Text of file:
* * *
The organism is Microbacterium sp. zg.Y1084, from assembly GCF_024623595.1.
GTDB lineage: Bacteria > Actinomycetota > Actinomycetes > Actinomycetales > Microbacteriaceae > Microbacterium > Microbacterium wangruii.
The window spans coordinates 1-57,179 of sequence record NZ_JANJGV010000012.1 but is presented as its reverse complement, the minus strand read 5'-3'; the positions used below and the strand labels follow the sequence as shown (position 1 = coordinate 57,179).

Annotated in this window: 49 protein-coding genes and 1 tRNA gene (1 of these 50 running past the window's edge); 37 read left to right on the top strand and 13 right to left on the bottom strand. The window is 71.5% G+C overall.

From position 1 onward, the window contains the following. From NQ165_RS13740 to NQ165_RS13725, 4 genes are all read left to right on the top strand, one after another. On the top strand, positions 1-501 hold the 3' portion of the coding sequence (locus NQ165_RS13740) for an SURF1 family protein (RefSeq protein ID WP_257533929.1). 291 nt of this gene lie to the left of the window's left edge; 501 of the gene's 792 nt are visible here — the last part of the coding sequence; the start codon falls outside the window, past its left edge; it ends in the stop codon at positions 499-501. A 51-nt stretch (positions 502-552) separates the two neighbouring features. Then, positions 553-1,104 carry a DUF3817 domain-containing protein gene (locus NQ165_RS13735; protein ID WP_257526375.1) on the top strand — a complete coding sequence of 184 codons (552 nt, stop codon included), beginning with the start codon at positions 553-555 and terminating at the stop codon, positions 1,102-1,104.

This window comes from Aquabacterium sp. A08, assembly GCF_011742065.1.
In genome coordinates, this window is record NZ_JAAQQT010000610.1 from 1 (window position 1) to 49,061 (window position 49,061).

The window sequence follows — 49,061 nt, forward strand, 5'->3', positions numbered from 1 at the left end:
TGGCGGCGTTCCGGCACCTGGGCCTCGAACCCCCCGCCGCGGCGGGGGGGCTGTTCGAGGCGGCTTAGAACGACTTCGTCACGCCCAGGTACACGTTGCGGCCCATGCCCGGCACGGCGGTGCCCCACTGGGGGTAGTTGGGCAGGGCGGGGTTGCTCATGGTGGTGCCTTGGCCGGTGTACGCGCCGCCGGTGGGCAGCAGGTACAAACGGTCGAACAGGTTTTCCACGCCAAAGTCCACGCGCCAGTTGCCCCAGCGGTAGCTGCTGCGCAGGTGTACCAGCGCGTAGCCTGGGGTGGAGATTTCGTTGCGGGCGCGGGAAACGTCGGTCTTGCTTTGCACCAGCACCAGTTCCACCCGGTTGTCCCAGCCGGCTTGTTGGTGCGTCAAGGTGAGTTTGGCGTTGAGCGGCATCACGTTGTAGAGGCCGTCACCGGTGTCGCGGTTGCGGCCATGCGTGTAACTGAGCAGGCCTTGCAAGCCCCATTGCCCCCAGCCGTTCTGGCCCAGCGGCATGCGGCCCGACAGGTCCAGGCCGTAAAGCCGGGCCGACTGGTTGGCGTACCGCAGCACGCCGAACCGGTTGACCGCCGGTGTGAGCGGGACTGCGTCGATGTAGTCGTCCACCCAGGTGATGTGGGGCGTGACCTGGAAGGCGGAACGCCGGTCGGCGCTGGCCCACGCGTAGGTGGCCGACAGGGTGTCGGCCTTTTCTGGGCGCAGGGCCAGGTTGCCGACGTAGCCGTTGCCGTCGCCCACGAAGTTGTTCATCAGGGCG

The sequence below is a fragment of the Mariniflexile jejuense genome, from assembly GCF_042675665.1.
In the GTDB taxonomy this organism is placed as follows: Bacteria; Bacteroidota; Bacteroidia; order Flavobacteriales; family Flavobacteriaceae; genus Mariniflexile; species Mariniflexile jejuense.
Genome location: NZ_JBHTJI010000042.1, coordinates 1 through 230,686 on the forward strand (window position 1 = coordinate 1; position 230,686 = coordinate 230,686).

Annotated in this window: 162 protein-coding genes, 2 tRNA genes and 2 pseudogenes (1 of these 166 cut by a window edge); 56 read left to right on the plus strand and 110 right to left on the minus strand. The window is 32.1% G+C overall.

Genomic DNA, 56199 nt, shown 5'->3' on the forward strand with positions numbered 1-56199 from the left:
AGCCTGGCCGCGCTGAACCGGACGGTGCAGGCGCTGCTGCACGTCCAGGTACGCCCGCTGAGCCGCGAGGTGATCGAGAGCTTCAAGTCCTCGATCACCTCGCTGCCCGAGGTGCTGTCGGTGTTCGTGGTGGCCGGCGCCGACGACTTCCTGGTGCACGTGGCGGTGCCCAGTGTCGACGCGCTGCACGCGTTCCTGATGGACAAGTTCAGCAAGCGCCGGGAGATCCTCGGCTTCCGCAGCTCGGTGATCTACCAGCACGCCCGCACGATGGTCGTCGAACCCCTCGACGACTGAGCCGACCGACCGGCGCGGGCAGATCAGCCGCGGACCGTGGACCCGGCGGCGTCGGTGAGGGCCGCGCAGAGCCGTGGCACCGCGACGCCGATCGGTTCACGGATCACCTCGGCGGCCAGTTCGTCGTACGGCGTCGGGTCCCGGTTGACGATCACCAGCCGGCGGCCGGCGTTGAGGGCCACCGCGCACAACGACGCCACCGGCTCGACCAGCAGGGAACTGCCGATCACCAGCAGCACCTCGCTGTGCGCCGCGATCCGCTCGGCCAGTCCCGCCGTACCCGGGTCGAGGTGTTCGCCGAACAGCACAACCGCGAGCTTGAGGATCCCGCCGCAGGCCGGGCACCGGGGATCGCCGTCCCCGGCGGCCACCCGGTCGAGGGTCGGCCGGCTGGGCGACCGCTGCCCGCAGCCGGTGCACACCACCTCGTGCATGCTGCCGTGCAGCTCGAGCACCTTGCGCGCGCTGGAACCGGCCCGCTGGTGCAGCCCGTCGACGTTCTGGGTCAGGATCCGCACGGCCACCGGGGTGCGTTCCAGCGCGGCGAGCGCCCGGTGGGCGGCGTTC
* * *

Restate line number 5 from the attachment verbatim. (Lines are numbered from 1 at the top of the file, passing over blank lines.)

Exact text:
From position 1 onward, the window contains the following. From NQ165_RS13740 to NQ165_RS13725, 4 genes are all read left to right on the top strand, one after another. On the top strand, positions 1-501 hold the 3' portion of the coding sequence (locus NQ165_RS13740) for an SURF1 family protein (RefSeq protein ID WP_257533929.1). 291 nt of this gene lie to the left of the window's left edge; 501 of the gene's 792 nt are visible here — the last part of the coding sequence; the start codon falls outside the window, past its left edge; it ends in the stop codon at positions 499-501. A 51-nt stretch (positions 502-552) separates the two neighbouring features. Then, positions 553-1,104 carry a DUF3817 domain-containing protein gene (locus NQ165_RS13735; protein ID WP_257526375.1) on the top strand — a complete coding sequence of 184 codons (552 nt, stop codon included), beginning with the start codon at positions 553-555 and terminating at the stop codon, positions 1,102-1,104.